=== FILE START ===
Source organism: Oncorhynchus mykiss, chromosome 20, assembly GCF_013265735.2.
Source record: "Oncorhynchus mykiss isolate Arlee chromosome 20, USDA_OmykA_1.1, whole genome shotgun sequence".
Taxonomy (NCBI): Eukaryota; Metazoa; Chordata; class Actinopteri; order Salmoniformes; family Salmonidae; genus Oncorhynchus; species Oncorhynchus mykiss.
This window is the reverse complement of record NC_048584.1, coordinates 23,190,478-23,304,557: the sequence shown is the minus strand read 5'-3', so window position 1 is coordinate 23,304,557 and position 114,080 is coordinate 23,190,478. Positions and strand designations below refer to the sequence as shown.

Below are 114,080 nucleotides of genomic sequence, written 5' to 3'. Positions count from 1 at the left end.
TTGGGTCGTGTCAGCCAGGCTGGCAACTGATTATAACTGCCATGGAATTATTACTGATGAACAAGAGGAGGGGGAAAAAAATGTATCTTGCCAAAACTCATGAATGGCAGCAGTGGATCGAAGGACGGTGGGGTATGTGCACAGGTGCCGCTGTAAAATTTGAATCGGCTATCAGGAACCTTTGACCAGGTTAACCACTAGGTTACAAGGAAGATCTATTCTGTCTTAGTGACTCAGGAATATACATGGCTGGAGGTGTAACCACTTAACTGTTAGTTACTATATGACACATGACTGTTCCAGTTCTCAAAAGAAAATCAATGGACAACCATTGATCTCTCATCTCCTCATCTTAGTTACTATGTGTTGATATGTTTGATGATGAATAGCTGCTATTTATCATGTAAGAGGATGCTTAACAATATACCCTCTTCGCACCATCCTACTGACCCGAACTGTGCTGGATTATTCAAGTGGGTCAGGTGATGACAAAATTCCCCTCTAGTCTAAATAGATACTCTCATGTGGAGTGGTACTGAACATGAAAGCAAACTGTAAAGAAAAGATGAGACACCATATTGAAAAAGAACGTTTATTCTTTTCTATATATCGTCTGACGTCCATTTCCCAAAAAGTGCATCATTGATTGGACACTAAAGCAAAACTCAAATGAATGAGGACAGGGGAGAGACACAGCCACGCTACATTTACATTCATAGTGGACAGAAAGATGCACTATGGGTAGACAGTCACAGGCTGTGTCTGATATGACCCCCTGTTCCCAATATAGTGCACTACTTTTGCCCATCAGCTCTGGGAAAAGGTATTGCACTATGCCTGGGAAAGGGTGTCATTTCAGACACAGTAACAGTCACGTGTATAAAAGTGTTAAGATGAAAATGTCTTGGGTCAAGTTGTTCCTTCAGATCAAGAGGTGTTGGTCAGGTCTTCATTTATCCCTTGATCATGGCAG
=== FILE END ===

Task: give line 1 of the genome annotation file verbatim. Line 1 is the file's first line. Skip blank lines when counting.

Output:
Source organism: Oncorhynchus mykiss, chromosome 20, assembly GCF_013265735.2.